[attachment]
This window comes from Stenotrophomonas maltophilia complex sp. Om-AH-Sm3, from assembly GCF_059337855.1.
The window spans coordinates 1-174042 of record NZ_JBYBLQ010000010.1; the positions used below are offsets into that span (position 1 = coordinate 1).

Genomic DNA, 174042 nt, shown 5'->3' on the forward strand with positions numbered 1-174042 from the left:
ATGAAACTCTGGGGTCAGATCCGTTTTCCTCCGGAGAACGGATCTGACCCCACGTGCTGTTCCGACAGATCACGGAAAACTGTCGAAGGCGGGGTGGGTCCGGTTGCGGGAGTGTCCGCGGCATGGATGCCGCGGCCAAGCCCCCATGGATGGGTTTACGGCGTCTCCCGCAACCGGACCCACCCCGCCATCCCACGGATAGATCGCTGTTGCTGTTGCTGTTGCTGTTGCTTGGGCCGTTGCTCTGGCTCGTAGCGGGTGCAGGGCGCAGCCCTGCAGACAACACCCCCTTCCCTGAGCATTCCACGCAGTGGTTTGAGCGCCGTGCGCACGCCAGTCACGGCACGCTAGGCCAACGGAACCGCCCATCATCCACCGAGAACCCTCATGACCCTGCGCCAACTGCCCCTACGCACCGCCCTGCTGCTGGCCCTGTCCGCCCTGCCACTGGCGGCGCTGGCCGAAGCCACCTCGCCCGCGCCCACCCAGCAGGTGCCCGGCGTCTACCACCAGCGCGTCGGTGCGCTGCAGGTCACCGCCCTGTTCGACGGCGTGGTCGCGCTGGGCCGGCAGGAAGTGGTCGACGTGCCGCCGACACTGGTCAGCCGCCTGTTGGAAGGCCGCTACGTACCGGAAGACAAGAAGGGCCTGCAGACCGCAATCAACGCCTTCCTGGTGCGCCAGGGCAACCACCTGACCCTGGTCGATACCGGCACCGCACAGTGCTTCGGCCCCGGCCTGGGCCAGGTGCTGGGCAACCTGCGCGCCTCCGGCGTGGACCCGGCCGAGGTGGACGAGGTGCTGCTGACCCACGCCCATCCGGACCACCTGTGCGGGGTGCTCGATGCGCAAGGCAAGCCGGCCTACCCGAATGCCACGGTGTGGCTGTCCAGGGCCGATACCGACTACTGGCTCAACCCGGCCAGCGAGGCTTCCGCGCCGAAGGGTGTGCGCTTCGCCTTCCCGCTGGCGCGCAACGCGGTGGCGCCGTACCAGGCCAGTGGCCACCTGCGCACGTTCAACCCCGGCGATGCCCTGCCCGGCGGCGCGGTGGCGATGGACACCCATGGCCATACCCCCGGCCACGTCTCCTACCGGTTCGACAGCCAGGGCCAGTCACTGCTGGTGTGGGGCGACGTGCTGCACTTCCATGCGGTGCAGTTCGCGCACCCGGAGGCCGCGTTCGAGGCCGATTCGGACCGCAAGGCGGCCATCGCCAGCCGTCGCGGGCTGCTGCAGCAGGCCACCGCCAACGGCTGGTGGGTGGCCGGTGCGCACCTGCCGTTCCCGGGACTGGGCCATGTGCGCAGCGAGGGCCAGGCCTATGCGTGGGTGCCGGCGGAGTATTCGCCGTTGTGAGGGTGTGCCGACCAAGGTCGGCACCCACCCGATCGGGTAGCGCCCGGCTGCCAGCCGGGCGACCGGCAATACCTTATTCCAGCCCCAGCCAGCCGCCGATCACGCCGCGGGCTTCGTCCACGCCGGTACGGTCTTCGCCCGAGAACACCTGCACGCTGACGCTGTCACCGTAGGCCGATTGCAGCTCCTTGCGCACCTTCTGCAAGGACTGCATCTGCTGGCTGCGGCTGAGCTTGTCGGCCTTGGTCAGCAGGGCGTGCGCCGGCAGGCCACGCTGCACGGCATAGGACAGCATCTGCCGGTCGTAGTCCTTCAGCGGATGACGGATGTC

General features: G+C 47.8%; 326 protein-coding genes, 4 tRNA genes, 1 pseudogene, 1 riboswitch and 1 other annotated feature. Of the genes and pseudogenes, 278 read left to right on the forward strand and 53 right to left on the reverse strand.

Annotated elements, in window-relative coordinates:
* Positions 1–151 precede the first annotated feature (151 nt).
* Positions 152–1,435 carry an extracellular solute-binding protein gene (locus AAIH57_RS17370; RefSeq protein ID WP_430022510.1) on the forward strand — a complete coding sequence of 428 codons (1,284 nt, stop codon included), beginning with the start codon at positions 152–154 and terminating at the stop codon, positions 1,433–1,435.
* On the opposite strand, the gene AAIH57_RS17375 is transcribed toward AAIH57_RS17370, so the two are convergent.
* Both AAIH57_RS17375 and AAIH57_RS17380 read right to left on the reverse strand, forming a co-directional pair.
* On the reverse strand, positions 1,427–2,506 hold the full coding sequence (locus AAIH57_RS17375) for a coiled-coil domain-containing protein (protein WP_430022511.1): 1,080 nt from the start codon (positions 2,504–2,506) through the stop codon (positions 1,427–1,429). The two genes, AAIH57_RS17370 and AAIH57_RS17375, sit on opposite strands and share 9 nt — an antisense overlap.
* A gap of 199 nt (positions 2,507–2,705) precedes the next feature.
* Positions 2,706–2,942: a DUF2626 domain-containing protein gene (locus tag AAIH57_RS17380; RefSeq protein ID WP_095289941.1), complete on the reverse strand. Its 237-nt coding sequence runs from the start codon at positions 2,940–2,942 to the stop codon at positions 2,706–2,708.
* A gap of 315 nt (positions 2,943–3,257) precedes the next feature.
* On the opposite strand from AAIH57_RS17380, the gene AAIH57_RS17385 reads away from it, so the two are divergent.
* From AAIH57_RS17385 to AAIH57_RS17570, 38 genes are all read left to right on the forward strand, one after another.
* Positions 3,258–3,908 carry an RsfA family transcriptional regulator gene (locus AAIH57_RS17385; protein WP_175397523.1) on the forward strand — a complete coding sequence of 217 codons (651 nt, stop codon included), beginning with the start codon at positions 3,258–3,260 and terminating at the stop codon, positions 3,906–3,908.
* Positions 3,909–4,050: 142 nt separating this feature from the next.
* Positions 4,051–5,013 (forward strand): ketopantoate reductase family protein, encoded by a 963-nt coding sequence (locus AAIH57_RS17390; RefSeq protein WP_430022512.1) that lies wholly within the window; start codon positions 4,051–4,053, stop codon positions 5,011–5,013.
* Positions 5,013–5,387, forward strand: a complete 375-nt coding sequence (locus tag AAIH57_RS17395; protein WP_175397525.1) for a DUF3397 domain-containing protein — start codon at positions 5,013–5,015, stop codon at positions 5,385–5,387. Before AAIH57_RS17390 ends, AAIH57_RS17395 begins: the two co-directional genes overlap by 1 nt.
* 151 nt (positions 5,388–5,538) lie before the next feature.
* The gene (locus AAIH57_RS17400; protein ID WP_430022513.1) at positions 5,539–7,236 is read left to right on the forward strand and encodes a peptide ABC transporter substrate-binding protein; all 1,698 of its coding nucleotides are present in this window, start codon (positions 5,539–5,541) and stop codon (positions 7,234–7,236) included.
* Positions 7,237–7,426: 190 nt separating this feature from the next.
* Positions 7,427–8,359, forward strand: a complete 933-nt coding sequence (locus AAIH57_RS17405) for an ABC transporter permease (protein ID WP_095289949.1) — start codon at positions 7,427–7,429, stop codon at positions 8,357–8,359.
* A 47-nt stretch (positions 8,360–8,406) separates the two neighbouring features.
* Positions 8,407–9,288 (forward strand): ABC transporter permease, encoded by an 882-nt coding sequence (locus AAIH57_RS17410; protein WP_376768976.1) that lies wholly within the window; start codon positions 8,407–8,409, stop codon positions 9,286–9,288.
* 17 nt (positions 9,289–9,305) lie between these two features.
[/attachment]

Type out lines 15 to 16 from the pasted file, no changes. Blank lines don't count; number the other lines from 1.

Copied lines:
* On the opposite strand from AAIH57_RS17380, the gene AAIH57_RS17385 reads away from it, so the two are divergent.
* From AAIH57_RS17385 to AAIH57_RS17570, 38 genes are all read left to right on the forward strand, one after another.